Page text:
Importantly, the Federation was instrumental in the filing of the Black Farmer Class Action Lawsuit against the USDA that settled in 1999. It was known as the Pigford v Glickman lawsuit with Tim Pigford being a Black farmer from North Carolina and Dan Glickman being President Bill Clinton's Secretary of Agriculture. This was the largest civil rights lawsuit ever filed against the United States government. To date, more than a billion dollars has been allocated to Black farmers for the discrimination they experienced from the USDA.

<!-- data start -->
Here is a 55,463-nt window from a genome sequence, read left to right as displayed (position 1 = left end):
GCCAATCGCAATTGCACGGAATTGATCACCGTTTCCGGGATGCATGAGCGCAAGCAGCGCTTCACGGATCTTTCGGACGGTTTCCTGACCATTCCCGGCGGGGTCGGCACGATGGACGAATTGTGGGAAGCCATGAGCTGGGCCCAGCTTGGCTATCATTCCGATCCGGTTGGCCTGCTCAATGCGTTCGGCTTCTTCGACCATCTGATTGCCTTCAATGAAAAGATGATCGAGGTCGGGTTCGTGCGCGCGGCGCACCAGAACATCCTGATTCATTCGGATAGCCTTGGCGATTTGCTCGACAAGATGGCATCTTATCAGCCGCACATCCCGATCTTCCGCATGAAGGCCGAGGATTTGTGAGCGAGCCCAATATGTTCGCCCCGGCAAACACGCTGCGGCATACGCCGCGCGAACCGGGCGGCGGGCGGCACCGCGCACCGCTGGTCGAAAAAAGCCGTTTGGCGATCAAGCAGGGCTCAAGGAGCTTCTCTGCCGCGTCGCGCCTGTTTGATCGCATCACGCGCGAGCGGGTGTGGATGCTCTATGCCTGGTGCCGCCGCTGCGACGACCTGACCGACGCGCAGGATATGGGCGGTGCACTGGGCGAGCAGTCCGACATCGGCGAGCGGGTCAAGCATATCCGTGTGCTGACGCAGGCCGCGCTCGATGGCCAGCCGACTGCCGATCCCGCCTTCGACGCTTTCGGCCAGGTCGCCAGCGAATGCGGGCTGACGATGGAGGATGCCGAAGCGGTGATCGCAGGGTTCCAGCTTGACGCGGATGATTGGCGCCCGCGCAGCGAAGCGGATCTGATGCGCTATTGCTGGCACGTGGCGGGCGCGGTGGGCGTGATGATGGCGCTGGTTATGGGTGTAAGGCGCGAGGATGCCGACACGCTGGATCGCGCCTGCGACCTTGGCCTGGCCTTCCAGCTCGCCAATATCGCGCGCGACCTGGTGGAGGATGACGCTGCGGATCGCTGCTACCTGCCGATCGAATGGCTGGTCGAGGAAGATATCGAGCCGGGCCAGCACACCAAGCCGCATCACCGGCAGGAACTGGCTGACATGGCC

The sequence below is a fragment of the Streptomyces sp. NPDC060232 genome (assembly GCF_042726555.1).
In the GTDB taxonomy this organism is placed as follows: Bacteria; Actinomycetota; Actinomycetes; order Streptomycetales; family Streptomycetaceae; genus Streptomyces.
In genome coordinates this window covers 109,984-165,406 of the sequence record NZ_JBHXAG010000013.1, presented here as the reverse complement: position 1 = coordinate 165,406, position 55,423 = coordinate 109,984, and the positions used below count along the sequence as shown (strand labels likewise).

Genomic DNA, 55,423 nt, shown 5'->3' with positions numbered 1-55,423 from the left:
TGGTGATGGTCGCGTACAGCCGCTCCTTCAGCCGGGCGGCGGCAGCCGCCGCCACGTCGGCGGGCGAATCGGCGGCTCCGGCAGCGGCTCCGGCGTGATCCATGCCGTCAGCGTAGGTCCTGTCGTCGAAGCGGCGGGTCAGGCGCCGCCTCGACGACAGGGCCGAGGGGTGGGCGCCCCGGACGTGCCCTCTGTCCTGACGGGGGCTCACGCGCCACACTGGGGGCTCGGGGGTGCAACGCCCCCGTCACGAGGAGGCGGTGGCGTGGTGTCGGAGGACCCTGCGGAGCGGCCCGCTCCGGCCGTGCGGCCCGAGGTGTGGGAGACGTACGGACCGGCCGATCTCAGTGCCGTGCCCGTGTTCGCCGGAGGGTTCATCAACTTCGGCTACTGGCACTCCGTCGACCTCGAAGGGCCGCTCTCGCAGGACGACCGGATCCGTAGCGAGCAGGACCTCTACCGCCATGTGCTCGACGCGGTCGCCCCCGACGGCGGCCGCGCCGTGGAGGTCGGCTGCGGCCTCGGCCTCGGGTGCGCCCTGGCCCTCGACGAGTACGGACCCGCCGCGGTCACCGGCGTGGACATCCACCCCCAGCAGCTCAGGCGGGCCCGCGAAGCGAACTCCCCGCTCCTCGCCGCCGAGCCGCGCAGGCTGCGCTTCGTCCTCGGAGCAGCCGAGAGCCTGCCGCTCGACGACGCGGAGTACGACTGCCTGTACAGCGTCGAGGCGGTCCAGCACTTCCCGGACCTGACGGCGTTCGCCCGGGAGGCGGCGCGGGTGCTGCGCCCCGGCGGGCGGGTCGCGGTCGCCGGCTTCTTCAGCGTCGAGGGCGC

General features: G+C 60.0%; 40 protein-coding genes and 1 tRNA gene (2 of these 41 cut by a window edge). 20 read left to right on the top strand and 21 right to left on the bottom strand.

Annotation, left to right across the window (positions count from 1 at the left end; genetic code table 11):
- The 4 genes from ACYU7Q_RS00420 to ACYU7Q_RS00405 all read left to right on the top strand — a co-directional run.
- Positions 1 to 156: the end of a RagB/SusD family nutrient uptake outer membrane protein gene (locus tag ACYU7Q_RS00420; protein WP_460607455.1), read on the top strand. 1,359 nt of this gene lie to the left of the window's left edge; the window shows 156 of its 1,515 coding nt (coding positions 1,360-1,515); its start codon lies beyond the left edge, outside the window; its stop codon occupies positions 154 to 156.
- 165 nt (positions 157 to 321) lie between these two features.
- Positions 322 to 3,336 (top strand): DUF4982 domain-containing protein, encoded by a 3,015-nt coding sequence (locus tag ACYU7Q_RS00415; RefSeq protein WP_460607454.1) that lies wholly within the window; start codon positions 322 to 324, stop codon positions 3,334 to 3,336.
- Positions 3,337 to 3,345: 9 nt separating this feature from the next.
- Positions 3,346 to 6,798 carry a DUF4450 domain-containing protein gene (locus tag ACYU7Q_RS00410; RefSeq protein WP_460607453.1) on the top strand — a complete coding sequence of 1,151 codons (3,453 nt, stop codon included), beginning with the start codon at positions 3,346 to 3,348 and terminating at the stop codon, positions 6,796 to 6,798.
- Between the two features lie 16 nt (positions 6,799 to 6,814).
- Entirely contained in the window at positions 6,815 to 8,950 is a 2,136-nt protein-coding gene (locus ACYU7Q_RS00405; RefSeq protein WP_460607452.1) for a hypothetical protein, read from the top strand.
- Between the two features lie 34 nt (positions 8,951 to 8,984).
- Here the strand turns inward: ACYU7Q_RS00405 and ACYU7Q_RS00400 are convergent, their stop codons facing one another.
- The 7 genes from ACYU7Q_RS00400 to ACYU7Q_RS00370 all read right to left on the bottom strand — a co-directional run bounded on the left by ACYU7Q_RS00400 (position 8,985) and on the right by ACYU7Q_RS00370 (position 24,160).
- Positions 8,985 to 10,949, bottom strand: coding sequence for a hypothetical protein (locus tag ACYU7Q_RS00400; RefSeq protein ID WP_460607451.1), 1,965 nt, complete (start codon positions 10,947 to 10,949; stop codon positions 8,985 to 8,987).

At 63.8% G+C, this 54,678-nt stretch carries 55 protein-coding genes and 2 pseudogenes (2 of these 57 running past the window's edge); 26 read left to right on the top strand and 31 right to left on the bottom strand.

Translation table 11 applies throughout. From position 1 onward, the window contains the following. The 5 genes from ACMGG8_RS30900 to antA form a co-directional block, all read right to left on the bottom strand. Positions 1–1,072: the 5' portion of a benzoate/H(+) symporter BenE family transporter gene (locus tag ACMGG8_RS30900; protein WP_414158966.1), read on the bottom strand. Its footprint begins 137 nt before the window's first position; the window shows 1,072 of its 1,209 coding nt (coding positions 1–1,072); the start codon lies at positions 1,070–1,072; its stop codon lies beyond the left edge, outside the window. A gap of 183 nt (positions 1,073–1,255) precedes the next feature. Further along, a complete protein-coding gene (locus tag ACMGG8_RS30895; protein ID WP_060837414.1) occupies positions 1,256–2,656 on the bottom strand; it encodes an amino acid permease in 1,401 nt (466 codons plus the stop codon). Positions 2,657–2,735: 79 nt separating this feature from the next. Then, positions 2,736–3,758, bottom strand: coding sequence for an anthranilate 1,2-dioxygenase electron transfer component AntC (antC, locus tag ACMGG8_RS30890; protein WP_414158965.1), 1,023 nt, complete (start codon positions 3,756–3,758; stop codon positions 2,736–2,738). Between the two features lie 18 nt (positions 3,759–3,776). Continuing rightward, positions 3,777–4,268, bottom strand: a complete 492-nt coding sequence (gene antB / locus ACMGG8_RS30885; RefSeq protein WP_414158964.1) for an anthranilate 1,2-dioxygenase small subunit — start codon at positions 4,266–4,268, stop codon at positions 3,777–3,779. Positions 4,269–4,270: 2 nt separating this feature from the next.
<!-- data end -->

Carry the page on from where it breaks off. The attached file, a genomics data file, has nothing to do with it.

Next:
Ralph Paige speaking at rally in the 1990's

Significance of Black Farmers and their Remarkable Role in the US and World Society
The above is but a brief summary of the expansive work of the Federation/LAF in the Black Belt South. It's important to note that contributions of Black farmers have offered hope and an inspiration to many throughout the region and the world. The Federation/LAF and Black farmers have played a significant role in both honoring and saving family farmers for the benefit of farmers themselves and their communities, of course, as well as for all of us in America in providing food, in significant contributions to our culture and the integrity of our communities over all.

No comments:

Post a Comment


Search This Blog

ARCHIVE List 2011 - Present